That's what I thought. And I think probably a lot of people listening are in a similar position. The Connect This! Show is a show that we have some fun with and usually it's about the news and current news, but the one we did yesterday should be pretty timeless and encourage people to go back if they want to check out Connect This show.com. You may not see it up there immediately, but if you go to communitynets.org and look at the most recent Connect this show on the front page in the center column, you'll see it a link to it. I just say that because Ry's out and Ry's the one that usually updates that stuff. That's right. It'll be up on Monday actually, by lot of people who are listening to this. It should be up there. But at any rate, a history of wireless L t E and that sort of thing, it is a good discussion.
It's a good history and just good walking down memory lane, a little bit of some of the early wireless stuff. It's kind of cool. So we did that and then we got, there's a few other things that have popped up. One is you wrote a story about Loveland Pulse Network. That's right. Network that I'm not going to spoil anything, but we have decided, and almost certainly now to do our fall retreat in the front range in Colorado, and we are hopefully going to visit Loveland Pulse, visit Longmont, visit Fort Collins to see their networks. But Loveland Pulse has just announced that they are expanding their fiber network to a smaller community nearby. What's going on there?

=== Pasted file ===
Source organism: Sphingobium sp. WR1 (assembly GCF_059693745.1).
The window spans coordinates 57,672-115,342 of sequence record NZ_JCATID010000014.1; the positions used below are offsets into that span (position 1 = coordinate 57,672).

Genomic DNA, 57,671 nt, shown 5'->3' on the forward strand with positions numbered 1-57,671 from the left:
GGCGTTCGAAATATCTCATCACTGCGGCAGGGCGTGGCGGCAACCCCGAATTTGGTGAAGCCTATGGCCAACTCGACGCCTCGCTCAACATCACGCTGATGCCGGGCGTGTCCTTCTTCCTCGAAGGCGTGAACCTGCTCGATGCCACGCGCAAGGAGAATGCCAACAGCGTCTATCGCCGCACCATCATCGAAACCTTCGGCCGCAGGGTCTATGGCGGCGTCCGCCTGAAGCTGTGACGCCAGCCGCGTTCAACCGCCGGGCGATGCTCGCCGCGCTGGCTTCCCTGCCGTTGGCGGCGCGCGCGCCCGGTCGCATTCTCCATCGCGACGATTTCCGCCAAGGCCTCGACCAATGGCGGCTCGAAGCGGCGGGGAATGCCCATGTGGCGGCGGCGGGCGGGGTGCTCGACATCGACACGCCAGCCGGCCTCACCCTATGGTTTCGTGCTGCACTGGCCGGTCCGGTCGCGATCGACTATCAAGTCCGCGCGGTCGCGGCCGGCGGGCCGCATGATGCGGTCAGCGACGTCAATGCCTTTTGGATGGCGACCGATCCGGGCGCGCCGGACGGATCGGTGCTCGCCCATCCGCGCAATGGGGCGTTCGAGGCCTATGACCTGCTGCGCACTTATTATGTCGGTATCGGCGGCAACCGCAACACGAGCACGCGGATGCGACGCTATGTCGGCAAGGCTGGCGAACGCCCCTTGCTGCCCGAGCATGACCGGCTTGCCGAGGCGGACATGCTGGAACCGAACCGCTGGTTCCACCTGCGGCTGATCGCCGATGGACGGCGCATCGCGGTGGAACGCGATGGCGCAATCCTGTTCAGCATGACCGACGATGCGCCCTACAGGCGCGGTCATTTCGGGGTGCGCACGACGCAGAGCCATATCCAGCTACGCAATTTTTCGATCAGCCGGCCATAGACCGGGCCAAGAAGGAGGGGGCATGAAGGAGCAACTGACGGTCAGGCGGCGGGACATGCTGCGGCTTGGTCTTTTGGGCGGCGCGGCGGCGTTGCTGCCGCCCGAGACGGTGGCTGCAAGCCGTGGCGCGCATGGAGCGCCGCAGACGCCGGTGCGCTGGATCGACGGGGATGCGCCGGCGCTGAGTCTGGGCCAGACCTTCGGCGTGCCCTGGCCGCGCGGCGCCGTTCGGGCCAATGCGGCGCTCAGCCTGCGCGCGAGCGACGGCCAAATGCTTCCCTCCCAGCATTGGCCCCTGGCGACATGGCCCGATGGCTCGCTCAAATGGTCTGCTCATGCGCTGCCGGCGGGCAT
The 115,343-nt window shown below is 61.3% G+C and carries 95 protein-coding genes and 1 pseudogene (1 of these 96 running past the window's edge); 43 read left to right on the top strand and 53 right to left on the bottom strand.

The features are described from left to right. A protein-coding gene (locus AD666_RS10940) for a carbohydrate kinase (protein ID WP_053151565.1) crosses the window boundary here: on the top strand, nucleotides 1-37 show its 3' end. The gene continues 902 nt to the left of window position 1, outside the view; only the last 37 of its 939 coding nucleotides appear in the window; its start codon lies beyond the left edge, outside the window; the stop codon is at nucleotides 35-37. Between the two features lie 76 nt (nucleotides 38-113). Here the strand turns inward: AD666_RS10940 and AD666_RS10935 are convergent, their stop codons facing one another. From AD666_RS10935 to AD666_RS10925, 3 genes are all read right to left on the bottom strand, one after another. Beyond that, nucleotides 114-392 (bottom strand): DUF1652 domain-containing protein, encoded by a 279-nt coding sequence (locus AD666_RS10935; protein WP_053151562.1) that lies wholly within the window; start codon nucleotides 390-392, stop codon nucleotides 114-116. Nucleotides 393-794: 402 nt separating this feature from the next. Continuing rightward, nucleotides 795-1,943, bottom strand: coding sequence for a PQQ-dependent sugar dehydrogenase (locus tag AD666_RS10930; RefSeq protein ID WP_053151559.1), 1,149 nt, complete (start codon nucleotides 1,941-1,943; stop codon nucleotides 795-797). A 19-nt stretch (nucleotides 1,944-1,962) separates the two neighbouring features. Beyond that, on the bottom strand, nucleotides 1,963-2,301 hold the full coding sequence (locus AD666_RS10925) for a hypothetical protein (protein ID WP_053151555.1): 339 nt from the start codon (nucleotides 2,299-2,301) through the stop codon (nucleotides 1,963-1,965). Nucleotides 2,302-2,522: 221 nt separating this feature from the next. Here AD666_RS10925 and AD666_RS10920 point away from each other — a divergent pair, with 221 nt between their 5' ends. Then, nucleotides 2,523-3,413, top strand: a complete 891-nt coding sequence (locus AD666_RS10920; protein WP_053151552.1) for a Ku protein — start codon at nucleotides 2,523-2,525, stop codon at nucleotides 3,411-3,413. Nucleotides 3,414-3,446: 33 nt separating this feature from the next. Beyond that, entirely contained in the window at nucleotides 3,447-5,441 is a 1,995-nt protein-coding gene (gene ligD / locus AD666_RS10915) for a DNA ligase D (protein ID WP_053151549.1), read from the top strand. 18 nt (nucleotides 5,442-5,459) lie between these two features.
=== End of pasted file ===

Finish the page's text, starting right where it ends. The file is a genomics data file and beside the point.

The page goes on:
Sean Gonsalves (05:36):
Yeah, that's the town actually of Timnath. I think it's Timnath, not Timnath, but Timnath. I've never been, it's
Christopher Mitchell (05:43):
T I M N A T H.